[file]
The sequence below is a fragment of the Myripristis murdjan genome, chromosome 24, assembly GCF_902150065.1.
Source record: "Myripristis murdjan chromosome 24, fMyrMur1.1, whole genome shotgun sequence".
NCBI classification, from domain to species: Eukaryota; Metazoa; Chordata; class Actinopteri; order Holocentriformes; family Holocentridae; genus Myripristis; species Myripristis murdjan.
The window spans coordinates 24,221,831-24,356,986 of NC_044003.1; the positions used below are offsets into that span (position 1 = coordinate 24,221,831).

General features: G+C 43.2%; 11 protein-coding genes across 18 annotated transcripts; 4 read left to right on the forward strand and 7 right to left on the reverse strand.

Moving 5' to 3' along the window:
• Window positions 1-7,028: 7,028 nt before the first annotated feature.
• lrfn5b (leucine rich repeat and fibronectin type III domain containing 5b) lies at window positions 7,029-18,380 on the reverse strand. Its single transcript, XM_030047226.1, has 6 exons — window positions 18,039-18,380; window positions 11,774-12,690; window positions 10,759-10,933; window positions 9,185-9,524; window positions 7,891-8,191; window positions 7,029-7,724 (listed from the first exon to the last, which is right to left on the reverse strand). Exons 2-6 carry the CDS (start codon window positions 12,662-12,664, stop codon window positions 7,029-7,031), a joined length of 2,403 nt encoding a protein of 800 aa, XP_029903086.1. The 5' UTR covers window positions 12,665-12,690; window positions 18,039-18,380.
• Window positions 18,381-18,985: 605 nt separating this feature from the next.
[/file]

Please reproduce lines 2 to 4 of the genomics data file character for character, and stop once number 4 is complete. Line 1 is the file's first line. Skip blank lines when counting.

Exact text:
Source record: "Myripristis murdjan chromosome 24, fMyrMur1.1, whole genome shotgun sequence".
NCBI classification, from domain to species: Eukaryota; Metazoa; Chordata; class Actinopteri; order Holocentriformes; family Holocentridae; genus Myripristis; species Myripristis murdjan.
The window spans coordinates 24,221,831-24,356,986 of NC_044003.1; the positions used below are offsets into that span (position 1 = coordinate 24,221,831).